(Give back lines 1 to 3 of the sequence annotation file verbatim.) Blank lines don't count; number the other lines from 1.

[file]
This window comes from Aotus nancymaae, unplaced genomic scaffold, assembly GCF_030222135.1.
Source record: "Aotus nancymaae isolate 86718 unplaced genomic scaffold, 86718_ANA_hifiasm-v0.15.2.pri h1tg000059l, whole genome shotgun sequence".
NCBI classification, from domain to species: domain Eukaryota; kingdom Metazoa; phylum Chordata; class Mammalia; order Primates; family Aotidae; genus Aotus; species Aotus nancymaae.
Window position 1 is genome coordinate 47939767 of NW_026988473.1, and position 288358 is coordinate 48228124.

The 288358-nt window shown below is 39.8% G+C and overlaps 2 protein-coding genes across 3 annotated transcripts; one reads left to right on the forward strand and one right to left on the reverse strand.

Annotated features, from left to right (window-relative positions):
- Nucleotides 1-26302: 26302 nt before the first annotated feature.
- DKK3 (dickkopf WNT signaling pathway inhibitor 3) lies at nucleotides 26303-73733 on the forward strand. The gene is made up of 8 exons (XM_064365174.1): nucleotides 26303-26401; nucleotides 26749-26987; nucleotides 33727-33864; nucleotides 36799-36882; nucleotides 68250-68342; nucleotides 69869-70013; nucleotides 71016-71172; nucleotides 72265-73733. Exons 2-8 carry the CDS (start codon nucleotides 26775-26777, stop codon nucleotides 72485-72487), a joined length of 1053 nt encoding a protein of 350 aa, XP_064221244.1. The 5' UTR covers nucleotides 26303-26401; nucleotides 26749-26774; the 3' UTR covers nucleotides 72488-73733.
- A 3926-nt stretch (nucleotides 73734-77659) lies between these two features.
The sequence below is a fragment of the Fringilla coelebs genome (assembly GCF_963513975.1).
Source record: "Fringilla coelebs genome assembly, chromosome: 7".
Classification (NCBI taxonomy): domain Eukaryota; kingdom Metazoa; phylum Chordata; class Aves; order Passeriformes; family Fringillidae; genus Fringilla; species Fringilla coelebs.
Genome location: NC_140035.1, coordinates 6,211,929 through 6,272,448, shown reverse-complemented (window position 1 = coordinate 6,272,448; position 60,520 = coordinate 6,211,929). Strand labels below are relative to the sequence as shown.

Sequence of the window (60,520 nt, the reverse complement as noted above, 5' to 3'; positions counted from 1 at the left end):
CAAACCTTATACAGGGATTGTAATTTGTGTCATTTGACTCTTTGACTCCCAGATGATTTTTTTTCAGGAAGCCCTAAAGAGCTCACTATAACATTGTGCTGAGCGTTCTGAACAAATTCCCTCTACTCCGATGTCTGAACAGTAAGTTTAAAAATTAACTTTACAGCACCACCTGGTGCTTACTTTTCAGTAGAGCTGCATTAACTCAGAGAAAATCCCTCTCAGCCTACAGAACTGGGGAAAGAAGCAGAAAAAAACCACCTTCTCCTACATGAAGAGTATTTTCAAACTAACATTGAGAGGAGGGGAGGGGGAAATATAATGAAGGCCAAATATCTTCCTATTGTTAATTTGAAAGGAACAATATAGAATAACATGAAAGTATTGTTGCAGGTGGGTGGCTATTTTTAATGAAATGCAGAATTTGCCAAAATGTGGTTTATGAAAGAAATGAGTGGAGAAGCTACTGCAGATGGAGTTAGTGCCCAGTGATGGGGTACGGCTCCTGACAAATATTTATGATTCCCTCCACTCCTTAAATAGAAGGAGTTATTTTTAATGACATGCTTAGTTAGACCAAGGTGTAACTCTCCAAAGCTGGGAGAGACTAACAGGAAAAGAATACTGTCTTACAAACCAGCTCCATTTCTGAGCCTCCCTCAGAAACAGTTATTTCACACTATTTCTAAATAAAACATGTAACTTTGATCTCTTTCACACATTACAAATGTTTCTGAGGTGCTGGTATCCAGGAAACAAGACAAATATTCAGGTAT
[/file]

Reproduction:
This window comes from Aotus nancymaae, unplaced genomic scaffold, assembly GCF_030222135.1.
Source record: "Aotus nancymaae isolate 86718 unplaced genomic scaffold, 86718_ANA_hifiasm-v0.15.2.pri h1tg000059l, whole genome shotgun sequence".
NCBI classification, from domain to species: domain Eukaryota; kingdom Metazoa; phylum Chordata; class Mammalia; order Primates; family Aotidae; genus Aotus; species Aotus nancymaae.